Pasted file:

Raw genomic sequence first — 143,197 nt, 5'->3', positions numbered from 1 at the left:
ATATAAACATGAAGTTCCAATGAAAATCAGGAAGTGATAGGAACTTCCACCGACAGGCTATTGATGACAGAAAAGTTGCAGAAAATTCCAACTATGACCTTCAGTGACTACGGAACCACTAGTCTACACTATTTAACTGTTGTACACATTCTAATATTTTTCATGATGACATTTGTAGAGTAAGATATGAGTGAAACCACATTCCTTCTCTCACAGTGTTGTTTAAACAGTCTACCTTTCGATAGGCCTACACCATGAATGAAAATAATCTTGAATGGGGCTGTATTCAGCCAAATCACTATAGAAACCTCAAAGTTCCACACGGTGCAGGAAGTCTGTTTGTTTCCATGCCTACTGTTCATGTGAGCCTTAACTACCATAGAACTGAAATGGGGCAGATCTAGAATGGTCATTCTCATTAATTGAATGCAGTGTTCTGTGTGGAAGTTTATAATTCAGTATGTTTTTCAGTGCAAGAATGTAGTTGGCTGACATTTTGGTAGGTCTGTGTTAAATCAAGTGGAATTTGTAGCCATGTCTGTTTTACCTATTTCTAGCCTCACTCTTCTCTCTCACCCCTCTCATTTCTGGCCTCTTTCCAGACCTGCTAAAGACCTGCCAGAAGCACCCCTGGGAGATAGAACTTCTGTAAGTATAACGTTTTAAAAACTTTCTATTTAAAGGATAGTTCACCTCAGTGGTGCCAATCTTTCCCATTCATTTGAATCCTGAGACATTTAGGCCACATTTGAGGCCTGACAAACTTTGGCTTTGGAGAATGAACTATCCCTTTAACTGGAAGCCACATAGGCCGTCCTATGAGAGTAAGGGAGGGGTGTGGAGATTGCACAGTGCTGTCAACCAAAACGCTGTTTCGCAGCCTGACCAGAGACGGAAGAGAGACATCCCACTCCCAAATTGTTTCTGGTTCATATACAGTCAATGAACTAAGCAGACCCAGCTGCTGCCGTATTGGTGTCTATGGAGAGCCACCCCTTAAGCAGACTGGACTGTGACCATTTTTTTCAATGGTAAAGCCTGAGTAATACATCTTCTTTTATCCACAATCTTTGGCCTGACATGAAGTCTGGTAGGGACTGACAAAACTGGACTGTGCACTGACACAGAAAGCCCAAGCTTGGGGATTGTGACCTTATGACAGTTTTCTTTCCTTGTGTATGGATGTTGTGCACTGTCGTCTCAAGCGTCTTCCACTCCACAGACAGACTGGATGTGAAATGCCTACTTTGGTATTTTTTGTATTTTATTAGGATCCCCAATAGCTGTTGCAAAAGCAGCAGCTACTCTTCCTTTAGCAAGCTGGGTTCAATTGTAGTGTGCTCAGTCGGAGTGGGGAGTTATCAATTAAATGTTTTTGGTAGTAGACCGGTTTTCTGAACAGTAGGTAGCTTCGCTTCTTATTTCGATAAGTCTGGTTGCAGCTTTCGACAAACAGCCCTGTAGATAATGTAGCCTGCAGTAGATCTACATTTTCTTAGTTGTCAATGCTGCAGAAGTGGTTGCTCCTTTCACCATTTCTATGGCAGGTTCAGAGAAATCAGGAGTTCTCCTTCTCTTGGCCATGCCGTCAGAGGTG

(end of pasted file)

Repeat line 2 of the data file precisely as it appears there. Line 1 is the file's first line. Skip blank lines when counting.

ATATAAACATGAAGTTCCAATGAAAATCAGGAAGTGATAGGAACTTCCACCGACAGGCTATTGATGACAGAAAAGTTGCAGAAAATTCCAACTATGACCTTCAGTGACTACGGAACCACTAGTCTACACTATTTAACTGTTGTACACATTCTAATATTTTTCATGATGACATTTGTAGAGTAAGATATGAGTGAAACCACATTCCTTCTCTCACAGTGTTGTTTAAACAGTCTACCTTTCGATAGGCCTACACCATGAATGAAAATAATCTTGAATGGGGCTGTATTCAGCCAAATCACTATAGAAACCTCAAAGTTCCACACGGTGCAGGAAGTCTGTTTGTTTCCATGCCTACTGTTCATGTGAGCCTTAACTACCATAGAACTGAAATGGGGCAGATCTAGAATGGTCATTCTCATTAATTGAATGCAGTGTTCTGTGTGGAAGTTTATAATTCAGTATGTTTTTCAGTGCAAGAATGTAGTTGGCTGACATTTTGGTAGGTCTGTGTTAAATCAAGTGGAATTTGTAGCCATGTCTGTTTTACCTATTTCTAGCCTCACTCTTCTCTCTCACCCCTCTCATTTCTGGCCTCTTTCCAGACCTGCTAAAGACCTGCCAGAAGCACCCCTGGGAGATAGAACTTCTGTAAGTATAACGTTTTAAAAACTTTCTATTTAAAGGATAGTTCACCTCAGTGGTGCCAATCTTTCCCATTCATTTGAATCCTGAGACATTTAGGCCACATTTGAGGCCTGACAAACTTTGGCTTTGGAGAATGAACTATCCCTTTAACTGGAAGCCACATAGGCCGTCCTATGAGAGTAAGGGAGGGGTGTGGAGATTGCACAGTGCTGTCAACCAAAACGCTGTTTCGCAGCCTGACCAGAGACGGAAGAGAGACATCCCACTCCCAAATTGTTTCTGGTTCATATACAGTCAATGAACTAAGCAGACCCAGCTGCTGCCGTATTGGTGTCTATGGAGAGCCACCCCTTAAGCAGACTGGACTGTGACCATTTTTTTCAATGGTAAAGCCTGAGTAATACATCTTCTTTTATCCACAATCTTTGGCCTGACATGAAGTCTGGTAGGGACTGACAAAACTGGACTGTGCACTGACACAGAAAGCCCAAGCTTGGGGATTGTGACCTTATGACAGTTTTCTTTCCTTGTGTATGGATGTTGTGCACTGTCGTCTCAAGCGTCTTCCACTCCACAGACAGACTGGATGTGAAATGCCTACTTTGGTATTTTTTGTATTTTATTAGGATCCCCAATAGCTGTTGCAAAAGCAGCAGCTACTCTTCCTTTAGCAAGCTGGGTTCAATTGTAGTGTGCTCAGTCGGAGTGGGGAGTTATCAATTAAATGTTTTTGGTAGTAGACCGGTTTTCTGAACAGTAGGTAGCTTCGCTTCTTATTTCGATAAGTCTGGTTGCAGCTTTCGACAAACAGCCCTGTAGATAATGTAGCCTGCAGTAGATCTACATTTTCTTAGTTGTCAATGCTGCAGAAGTGGTTGCTCCTTTCACCATTTCTATGGCAGGTTCAGAGAAATCAGGAGTTCTCCTTCTCTTGGCCATGCCGTCAGAGGTG